How will a California divorce court divide my business ownership interest?

by | Apr 14, 2022 | Complex Property Division, Divorce

If you co-own a business with one or more business partners, and you have an imminent divorce, you may be concerned about how your ownership interest will fare when you get to the property division portion of the divorce process. In many instances, an ownership interest in a business is a person’s single most valuable asset, and the prospect of losing a portion of it can be quite upsetting. Here is what to know about California’s property division laws as they relate to business ownership.

Community property laws

California is one of the few states that follows the community property model for marital property. This means that – with a few exceptions – any property that either spouse obtained during the course of their marriage generally belongs to both spouses equally. In other words, in most cases, everything you obtained after your wedding day will be subject to division.

Ownership interest in a business is an asset that can be divided just like any other asset. This means that it’s possible that your spouse might fight to obtain their fair share of your ownership interest – or that the value of that portion be offset with other assets or money out of your share.

Buy sell agreements

Sometimes, business partnerships will take steps to protect their company against this exact eventuality by including specific language in their buy sell agreement. A buy sell agreement is a contract between business partners that governs the company’s duty to compensate an owner for their ownership interest in certain circumstances. This agreement can be part of a partnership agreement, or it can be a separate contract executed later.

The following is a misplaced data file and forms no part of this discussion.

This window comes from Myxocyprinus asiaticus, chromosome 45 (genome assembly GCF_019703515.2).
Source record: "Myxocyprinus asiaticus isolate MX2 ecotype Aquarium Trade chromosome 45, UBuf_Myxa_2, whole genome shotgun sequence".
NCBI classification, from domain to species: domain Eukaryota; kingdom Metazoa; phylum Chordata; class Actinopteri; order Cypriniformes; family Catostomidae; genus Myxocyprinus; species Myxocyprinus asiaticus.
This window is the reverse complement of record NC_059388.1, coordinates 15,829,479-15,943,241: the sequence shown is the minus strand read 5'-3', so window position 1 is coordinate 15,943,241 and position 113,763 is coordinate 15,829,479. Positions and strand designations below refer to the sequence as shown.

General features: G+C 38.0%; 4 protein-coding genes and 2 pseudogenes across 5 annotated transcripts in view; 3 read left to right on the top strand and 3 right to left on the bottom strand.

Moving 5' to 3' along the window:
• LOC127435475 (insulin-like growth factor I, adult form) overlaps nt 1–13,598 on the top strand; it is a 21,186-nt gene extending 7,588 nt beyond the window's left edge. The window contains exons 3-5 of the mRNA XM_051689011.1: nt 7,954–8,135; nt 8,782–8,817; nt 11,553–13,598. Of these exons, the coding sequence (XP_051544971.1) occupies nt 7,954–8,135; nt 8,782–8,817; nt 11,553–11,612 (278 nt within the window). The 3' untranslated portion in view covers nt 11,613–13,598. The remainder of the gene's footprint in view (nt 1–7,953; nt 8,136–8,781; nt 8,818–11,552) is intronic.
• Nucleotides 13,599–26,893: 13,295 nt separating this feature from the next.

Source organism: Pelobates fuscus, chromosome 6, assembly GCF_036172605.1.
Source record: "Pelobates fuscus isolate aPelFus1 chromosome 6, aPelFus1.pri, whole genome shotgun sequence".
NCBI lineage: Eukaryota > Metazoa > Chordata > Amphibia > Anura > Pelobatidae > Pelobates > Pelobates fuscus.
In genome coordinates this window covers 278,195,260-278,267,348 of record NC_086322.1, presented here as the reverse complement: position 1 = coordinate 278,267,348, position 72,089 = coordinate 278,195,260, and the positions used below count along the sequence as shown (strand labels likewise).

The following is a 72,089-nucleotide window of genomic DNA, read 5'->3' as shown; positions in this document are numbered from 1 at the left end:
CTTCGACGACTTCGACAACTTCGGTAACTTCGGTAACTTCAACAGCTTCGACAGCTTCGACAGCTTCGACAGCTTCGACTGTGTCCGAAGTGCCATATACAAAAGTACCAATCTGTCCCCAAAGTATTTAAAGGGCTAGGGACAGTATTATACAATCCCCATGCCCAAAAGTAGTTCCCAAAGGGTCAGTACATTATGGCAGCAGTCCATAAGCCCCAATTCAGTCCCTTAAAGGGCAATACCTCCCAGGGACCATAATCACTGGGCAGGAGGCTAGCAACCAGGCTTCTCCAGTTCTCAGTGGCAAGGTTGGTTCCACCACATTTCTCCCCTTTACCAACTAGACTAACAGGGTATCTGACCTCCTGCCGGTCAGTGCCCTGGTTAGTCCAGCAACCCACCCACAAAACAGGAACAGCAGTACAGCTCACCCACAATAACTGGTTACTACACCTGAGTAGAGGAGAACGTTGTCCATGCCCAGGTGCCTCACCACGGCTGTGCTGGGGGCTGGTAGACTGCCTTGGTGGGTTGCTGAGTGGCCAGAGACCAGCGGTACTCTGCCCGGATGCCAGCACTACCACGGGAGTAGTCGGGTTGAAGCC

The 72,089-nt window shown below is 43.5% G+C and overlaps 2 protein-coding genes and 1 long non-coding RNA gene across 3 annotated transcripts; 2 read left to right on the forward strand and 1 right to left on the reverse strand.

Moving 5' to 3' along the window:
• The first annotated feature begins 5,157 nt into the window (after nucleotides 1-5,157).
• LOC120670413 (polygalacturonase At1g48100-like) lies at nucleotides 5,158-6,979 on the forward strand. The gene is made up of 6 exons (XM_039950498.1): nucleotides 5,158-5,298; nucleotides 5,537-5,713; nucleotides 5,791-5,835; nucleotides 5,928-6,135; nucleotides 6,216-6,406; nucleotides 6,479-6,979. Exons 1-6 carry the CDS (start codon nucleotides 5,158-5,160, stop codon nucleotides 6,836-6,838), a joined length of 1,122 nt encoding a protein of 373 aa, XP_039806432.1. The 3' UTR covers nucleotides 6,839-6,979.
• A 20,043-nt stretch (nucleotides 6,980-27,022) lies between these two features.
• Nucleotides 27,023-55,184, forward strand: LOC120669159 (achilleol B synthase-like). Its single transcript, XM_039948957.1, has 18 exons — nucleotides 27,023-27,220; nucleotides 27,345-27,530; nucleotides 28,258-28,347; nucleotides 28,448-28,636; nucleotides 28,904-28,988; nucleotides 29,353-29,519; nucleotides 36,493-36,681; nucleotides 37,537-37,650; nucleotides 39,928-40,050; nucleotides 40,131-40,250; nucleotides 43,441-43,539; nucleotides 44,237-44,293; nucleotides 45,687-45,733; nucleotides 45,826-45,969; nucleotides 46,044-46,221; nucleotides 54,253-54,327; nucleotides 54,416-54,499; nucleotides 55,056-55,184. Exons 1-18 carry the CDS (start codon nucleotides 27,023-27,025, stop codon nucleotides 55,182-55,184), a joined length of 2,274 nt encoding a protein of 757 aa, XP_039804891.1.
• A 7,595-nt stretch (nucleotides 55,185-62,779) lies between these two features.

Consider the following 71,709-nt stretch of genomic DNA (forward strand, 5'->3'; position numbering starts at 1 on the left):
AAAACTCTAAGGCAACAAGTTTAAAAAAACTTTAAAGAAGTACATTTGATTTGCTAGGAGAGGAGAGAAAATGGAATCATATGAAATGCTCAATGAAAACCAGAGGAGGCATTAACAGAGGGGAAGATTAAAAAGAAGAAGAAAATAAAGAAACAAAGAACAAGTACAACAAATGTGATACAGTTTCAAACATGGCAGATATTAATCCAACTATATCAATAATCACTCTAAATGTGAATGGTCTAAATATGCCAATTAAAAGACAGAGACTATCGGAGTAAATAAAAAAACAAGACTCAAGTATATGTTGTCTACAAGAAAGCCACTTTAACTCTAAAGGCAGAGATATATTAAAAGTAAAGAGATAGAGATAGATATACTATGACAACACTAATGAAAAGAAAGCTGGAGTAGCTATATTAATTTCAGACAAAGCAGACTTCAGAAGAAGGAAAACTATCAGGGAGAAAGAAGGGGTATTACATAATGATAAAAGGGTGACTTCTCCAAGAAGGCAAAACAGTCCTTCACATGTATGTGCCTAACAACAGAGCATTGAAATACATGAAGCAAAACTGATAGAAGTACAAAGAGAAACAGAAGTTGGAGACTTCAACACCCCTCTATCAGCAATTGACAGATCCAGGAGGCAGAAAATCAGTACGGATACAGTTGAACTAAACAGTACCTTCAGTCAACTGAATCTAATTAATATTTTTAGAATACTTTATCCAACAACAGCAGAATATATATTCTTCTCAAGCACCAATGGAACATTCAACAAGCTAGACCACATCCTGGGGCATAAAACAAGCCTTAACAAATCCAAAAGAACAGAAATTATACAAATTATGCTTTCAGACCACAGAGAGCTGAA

Some businesses make a buy sell agreement that forces their owners to sell their ownership share back to the business upon or before initiation of divorce proceedings, in order to prevent the partner’s spouse from taking part ownership. If you have one, read your buy sell agreement carefully to see whether this is the case in your situation.

You have worked hard to build up your business. With luck, you will hopefully be able to retain your ownership interest and continue to enjoy ownership even after your divorce concludes.

*The above is not meant to be legal advice, and every case is different. Feel free to reach out to us at Hoover Krepelka, LLP, if you have any questions. Information contained in this content and website should not be relied on as legal advice. You should consult an attorney for advice on your specific situation. 

Visiting this site or relying on information gleaned from the site does not create an attorney-client relationship. The content on this website is the property of Hoover Krepelka, LLP and may not be used without the written consent thereof.


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